“Being a principal is such a lonely field,” said Jesse Rawls, who serves as principal of Central Dauphin East High School in Harrisburg, PA. Rawls noted that despite having four deputies and a fantastic staff, it is often difficult to find support in his current position.
It is this premise that has made the National Institute for School Leadership’s programming such a valuable experience for administrators across the country.
Rawls is one of several principals in Pennsylvania, Mississippi and Kentucky who are participating in NISL’s Distinguished Principals program.
But despite the idea that the participating principals would receive credentials to help propel them to higher levels of leadership through ongoing training and mentoring, participants say it is actually the sense of community with other principals that is of the most value to them.
“The support is there for us to be successful, to help us help someone else be successful,” Rawls said. “You don’t see that too often in education where you get a lot of support. Usually, it’s just like here, go do it.”
Jessica Hodges, principal of Florence Middle School in Florence, MS, said she found the experience “insightful,” because “I got to meet with principals from around the area that I would have not normally have met with.”
“We can always look at community relationships — we’re always looking to build those up better than they are now,” said Hodges.
The collaboration, learning that the problems facing an individual school aren’t isolated issues allows Hodges space to talk with peers to find solutions around identifying “ways that I can get my kids seeing farther” — “trying to design activities and teaching the kids the ability to research outside of their Facebook page” — as well as “trying to figure out how to get my academics more rigorous and getting the kids to see the connections between our world and the outside world,” she said.
“Just being able to work with other principals through whatever their issues and concerns might be, I think really helps,” Hodges continued. “A lot of times, we have the same issues, so it doesn’t make me feel like I’m out on a little island by myself, but you can get stuck in a rut of doing the same things over and over again.”
For Adam Schmucker, who serves as principal of Trumbauersville Elementary School in Quakertown, PA, “to have this group of other principals and colleagues that I can come together with, to think through education with” — on issues ranging from formative assessments to the severity of the clown threat and everything in between, the idea that “I can talk to someone on the complete other side of the state and say, ‘Yeah? You’re dealing with that, that’s something for you too?’” is hugely affirming.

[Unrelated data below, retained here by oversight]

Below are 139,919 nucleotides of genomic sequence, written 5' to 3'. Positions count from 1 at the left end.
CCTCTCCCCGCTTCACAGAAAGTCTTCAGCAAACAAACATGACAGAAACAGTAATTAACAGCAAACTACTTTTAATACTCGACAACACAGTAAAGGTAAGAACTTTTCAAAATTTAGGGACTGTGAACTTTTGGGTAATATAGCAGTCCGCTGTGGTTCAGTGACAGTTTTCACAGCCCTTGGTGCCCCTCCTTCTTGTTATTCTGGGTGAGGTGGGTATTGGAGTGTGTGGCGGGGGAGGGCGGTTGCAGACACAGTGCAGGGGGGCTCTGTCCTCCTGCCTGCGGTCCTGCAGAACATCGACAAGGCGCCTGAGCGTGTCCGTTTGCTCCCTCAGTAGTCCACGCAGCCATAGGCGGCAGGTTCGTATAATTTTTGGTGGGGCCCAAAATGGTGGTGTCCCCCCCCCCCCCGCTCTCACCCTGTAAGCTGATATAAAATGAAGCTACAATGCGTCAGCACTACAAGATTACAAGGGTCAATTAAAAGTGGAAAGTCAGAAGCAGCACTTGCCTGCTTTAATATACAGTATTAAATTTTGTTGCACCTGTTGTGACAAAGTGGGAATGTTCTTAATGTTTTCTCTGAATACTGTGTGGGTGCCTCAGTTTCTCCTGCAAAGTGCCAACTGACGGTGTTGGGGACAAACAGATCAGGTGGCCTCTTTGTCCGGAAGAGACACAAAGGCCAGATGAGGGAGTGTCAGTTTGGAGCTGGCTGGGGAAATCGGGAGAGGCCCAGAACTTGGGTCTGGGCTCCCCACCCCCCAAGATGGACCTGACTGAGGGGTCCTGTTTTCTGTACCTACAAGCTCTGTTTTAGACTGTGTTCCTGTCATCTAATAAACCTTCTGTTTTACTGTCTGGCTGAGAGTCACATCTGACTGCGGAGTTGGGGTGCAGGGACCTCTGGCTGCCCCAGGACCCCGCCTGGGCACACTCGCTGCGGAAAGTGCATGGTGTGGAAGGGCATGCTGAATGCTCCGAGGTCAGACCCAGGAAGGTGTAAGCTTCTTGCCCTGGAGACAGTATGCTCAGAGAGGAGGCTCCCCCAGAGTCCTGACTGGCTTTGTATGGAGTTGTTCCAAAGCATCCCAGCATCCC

Rawls agreed, saying, “We can’t learn and become better unless we work with other people, because learning is a community process.”
“So if you’re in the classroom and students are just sitting in rows, you can teach them some things, but they’re not going to really learn it unless they’re working with other people,” he said, adding that the same concept rings true for adults and those in leadership positions.
Having that synergizing space, Hodges said, “It just makes you consciously look for ways to make your school better,” she said, whether that is “parental involvement or data analysis or professional development with your teachers,” in ways school leaders are not always able in the school environment.
“If I’m in my building and I’m trying to learn something new, it’s just not effective, because if my staff knows that I’m here, they’re going to find me if there’s a problem,” said Rawls, noting the frequency of issues that pop up demanding his attention on any given day.
And despite the fact that the prevalence of social media and other technology-aided platforms makes communication across district and state lines much easier today than it once was, Schmucker said none of that takes away from the importance of “face-to-face opportunities” to connect, grow and strengthen each other as educators.
“I don’t think anything can replace the power of carving out some time in a very busy day to sit down side-to-side with a peer to really carve out how to really make a school the best that it can be for the kids,” he said.
And it can’t be a one-time thing.
“I think it’s ongoing,” Schmucker said. “Education is not static. It’s always changing because the world’s always changing, and sometimes it’s changing really fast. It’s a dynamic time in the world, it feels like, and school doesn’t just happen inside the walls of the building. Life flows through those walls.”
“It’s important for us to know that we’re going to need to continue to work at it,” he continued, saying there will always be new research around best practices and strategies and emphasizing the importance of using “that information to get into a classroom level to support the kids — and not just a classroom level, but a family level.”
“It’s important to have the professional development be situated in a way that can also match that process,” Schmucker said.